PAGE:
by Nancy J. Ondra and Stephanie Cohen (Storey Publishing, 2007, 240 pgs.)
In Fallscaping, Stephanie Cohen’s second collaboration with fellow gardening expert Nancy Ondra, the secrets to extending a garden’s beauty into autumn are revealed and explored. A surprising number of flowering plants bloom in the fall, and one mustn’t forget other sources of color, such as berries, grasses, and, of course, foliage. The color photos in this book are truly inspiring, especially if you tend to think of fall as a time when your garden is past its prime.
Fallscaping is divided into four parts. Part 1 covers the “key players” in a fall garden: fall-blooming plants, fall foliage, and seeds and berries. The authors discuss long-blooming and late-blooming perennials and provide insight into the importance of deadheading to extend the blooming season. Hardy bulbs, such as fall crocuses and lesser-known bulbs like autumn daffodil, are also discussed, as are late-blooming annuals. There are also quite a few late-flowering shrubs, trees, and vines that can lend floral accents to a fall garden. Of course, fall is known for its colorful foliage, and the authors provide a wealth of suggestions for plants with stunning fall leaves, from grasses to trees. The unique qualities of seed heads and berries are highlighted as well. The section on seeds includes some helpful tips on saving and sowing seeds, and seed collecting is also discussed in Part 2.
Part 2, titled “Perfect Partners for Fall,” provides a wide variety of suggestions for plant groupings that will maximize fall color. For example, you might combine a Japanese maple, monkshood, and red-twig dogwood for a brightly colored foundation planting. Or perhaps a shady corner of the garden can be brightened up with Japanese painted fern and toad lily. If you want to lure wildlife like beneficial insects and birds into the fall garden, how about a colorful bed of coneflower, aster, millet, goldenrod, and Joe Pye weed? The bees and butterflies will enjoy it while it blooms, and the birds will devour the seeds later in the fall.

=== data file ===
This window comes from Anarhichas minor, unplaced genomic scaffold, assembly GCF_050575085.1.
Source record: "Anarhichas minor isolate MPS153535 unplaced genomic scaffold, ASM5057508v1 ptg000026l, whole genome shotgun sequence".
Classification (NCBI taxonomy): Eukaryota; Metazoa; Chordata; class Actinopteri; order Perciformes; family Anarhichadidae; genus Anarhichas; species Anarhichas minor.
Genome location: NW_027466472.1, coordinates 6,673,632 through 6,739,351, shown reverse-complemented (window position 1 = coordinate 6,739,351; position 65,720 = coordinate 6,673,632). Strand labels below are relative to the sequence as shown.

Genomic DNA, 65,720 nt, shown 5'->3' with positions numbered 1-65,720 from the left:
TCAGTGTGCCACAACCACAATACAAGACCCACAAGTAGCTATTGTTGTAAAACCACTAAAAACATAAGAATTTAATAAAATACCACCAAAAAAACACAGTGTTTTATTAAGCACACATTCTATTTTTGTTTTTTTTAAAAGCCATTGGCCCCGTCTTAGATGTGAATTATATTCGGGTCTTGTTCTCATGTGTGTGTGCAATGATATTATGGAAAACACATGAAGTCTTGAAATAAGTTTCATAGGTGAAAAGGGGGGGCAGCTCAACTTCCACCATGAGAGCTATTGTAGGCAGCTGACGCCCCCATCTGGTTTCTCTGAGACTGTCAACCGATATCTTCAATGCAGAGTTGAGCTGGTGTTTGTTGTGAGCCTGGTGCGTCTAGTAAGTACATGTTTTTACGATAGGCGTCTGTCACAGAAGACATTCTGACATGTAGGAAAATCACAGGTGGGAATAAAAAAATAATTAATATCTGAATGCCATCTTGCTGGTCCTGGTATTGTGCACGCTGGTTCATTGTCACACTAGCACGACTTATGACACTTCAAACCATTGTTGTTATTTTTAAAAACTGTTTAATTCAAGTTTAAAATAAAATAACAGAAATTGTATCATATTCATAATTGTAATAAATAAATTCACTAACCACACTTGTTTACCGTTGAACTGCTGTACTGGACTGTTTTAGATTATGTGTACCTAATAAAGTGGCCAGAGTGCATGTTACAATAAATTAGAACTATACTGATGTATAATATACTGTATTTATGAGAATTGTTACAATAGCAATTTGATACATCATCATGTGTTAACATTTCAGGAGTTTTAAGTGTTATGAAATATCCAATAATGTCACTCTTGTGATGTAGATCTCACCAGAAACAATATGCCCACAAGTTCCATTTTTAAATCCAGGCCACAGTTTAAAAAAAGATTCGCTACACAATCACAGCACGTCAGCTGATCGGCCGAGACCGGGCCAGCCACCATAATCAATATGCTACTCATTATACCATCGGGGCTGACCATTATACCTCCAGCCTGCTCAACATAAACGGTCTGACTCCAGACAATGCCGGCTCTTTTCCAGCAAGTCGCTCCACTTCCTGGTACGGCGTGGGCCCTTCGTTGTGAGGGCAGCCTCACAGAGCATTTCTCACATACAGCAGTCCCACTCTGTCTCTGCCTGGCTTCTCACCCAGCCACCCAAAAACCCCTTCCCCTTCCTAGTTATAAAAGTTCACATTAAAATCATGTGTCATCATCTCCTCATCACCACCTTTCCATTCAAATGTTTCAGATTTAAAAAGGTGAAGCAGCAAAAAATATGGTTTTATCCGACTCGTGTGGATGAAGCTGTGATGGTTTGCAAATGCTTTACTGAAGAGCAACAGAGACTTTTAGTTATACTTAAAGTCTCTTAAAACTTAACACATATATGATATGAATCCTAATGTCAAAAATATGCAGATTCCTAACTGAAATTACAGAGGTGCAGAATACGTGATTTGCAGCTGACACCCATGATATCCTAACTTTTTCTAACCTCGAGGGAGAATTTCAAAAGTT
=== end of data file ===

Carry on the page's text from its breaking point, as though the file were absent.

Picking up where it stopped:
Part 3 goes a step further and provides 10 complete landscape plans for fall gardens: (1) a sunny street-side border; (2) a shady deck border; (3) a doorway garden; (4) a garden bed specially designed to appeal to birds; (5) a side-yard garden; (6) a pastel-colored garden; (7) a mixture of flowers, vegetables, and herbs; (8) a low-maintenance foundation border; (9) a garden that emphasizes tropicals and tender perennials; and (10) a shade container garden. Each suggested landscape plan includes descriptions of the proposed plants and possible alternatives.
In Part 4, the authors discuss essential garden maintenance, including tasks specific to fall, such as preparing plants for winter. More general garden tasks are also discussed, including soil improvement, creating new garden beds, propagation, and weed control.
Throughout Fallscaping, helpful sidebars provide tips on a wide variety of gardening topics, such as planting bulbs in pots, staking and supporting plants, pairing spring bulbs with later-blooming plants, avoiding invasive plants, dividing perennials, pinching and deadheading, and much more.
Fallscaping is an inspiring book. Even for gardeners in colder climates, it shows how a garden’s best features can be enjoyed almost year-round. The authors clearly have an eye for color and for using colors in pleasing combinations. And the useful gardening tips provided throughout make this more than just a book about gardening in fall. Instead, Fallscaping is a book that will prove useful throughout the year.
Andrea Kingston, RCGC library volunteer, January 2012.